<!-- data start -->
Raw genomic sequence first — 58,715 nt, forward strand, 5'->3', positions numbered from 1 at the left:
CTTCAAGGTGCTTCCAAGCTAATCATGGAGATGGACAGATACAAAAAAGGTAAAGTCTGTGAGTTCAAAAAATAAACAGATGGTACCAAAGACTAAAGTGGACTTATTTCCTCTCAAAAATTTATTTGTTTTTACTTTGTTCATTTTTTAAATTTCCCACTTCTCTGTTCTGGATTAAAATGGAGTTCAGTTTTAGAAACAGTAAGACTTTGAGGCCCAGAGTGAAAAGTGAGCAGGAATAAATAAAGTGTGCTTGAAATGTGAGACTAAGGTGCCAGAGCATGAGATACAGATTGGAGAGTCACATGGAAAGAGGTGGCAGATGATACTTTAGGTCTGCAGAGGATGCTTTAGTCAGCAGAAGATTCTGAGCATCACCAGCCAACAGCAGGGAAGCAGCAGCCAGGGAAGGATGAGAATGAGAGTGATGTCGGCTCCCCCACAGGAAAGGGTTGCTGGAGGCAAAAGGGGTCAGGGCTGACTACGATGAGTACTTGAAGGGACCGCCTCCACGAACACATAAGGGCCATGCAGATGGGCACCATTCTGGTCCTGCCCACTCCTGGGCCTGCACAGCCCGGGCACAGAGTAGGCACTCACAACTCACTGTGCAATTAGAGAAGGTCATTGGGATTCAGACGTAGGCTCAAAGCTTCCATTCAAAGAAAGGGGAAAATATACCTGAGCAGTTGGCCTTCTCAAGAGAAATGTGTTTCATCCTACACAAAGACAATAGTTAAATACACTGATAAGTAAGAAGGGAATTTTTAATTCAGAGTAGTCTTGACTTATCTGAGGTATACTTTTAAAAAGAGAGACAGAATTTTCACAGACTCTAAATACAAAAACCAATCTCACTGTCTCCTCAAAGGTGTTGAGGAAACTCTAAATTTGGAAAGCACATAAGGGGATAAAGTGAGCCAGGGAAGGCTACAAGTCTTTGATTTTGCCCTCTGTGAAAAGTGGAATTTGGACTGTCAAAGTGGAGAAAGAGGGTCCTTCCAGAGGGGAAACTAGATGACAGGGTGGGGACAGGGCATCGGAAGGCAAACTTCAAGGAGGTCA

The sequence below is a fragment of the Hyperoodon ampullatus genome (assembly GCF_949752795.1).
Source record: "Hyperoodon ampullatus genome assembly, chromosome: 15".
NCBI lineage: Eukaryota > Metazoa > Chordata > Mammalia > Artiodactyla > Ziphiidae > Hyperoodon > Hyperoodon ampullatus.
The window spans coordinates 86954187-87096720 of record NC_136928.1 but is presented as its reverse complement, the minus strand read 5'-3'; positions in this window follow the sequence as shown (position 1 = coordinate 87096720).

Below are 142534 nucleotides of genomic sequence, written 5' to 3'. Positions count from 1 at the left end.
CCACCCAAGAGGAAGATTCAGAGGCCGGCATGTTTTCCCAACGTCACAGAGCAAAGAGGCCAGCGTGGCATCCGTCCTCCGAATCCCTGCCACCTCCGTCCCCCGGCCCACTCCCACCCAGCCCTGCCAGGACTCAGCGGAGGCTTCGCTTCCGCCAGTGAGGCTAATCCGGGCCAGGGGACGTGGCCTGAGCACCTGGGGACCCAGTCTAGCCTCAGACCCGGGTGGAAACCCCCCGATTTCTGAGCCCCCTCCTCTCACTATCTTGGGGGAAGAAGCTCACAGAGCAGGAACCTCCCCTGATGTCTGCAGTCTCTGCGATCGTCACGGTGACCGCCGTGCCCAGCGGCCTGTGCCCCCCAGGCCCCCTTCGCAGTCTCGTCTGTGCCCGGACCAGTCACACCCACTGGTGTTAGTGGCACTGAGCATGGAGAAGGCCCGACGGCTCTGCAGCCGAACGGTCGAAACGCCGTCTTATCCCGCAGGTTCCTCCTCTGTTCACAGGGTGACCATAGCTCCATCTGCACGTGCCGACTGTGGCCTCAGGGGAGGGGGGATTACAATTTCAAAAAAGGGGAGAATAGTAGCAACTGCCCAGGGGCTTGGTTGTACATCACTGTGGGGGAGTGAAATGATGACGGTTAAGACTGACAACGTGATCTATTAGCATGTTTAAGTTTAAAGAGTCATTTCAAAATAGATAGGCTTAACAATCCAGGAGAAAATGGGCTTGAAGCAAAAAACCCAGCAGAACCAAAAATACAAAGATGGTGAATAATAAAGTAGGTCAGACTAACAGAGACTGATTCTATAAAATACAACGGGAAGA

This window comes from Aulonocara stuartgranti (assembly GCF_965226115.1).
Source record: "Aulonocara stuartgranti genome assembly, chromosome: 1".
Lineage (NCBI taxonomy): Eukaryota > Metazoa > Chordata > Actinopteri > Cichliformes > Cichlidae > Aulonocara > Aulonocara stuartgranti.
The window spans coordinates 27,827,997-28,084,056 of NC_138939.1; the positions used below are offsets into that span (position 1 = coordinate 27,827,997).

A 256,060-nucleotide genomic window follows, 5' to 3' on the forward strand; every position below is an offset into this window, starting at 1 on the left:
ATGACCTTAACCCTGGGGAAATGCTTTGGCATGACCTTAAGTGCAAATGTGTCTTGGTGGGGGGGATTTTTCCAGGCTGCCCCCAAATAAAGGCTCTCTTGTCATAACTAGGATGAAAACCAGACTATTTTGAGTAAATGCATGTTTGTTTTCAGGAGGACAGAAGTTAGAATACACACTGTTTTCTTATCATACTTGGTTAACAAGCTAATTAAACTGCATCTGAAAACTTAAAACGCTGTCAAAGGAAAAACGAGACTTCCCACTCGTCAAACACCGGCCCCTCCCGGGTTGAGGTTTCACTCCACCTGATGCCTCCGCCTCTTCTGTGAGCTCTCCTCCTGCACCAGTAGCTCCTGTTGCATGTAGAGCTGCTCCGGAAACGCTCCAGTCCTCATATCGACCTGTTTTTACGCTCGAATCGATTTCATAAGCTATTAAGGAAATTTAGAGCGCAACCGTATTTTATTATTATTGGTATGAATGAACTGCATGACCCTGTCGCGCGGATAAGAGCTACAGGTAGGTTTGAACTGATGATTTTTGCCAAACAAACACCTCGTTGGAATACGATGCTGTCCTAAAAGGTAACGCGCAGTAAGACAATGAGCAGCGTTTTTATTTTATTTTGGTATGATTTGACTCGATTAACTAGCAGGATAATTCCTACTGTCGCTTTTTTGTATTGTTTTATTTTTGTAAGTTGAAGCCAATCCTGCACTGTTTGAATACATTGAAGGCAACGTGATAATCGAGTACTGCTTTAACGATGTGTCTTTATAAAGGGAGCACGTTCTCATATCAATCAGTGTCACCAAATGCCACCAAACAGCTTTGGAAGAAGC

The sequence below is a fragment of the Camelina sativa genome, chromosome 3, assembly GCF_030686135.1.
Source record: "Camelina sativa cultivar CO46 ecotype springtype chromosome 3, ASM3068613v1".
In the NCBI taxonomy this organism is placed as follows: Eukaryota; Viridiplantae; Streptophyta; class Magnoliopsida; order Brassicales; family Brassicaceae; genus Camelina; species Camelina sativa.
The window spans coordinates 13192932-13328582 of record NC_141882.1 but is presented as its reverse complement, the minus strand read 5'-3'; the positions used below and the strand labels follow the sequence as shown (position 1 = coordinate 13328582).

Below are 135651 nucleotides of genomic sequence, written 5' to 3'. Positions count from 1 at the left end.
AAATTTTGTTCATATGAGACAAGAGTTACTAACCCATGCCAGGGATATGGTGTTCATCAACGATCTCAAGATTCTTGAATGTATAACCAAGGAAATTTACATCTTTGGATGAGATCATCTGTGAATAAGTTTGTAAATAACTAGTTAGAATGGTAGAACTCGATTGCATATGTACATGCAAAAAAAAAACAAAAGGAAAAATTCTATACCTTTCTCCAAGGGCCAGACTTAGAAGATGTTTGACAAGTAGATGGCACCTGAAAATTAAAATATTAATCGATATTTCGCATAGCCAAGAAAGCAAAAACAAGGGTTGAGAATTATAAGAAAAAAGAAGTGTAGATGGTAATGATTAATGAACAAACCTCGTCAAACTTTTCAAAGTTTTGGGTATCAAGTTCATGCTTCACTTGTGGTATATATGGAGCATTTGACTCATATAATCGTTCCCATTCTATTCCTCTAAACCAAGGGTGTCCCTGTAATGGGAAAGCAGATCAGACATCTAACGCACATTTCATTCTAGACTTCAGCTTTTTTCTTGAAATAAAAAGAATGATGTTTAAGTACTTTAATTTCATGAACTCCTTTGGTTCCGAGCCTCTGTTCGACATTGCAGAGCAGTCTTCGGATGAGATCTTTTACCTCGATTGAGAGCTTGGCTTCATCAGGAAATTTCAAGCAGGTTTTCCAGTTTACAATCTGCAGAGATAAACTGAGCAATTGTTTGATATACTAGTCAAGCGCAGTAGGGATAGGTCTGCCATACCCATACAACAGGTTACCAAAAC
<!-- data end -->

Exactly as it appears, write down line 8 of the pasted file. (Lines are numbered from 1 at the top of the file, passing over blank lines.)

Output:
CCACCCAAGAGGAAGATTCAGAGGCCGGCATGTTTTCCCAACGTCACAGAGCAAAGAGGCCAGCGTGGCATCCGTCCTCCGAATCCCTGCCACCTCCGTCCCCCGGCCCACTCCCACCCAGCCCTGCCAGGACTCAGCGGAGGCTTCGCTTCCGCCAGTGAGGCTAATCCGGGCCAGGGGACGTGGCCTGAGCACCTGGGGACCCAGTCTAGCCTCAGACCCGGGTGGAAACCCCCCGATTTCTGAGCCCCCTCCTCTCACTATCTTGGGGGAAGAAGCTCACAGAGCAGGAACCTCCCCTGATGTCTGCAGTCTCTGCGATCGTCACGGTGACCGCCGTGCCCAGCGGCCTGTGCCCCCCAGGCCCCCTTCGCAGTCTCGTCTGTGCCCGGACCAGTCACACCCACTGGTGTTAGTGGCACTGAGCATGGAGAAGGCCCGACGGCTCTGCAGCCGAACGGTCGAAACGCCGTCTTATCCCGCAGGTTCCTCCTCTGTTCACAGGGTGACCATAGCTCCATCTGCACGTGCCGACTGTGGCCTCAGGGGAGGGGGGATTACAATTTCAAAAAAGGGGAGAATAGTAGCAACTGCCCAGGGGCTTGGTTGTACATCACTGTGGGGGAGTGAAATGATGACGGTTAAGACTGACAACGTGATCTATTAGCATGTTTAAGTTTAAAGAGTCATTTCAAAATAGATAGGCTTAACAATCCAGGAGAAAATGGGCTTGAAGCAAAAAACCCAGCAGAACCAAAAATACAAAGATGGTGAATAATAAAGTAGGTCAGACTAACAGAGACTGATTCTATAAAATACAACGGGAAGA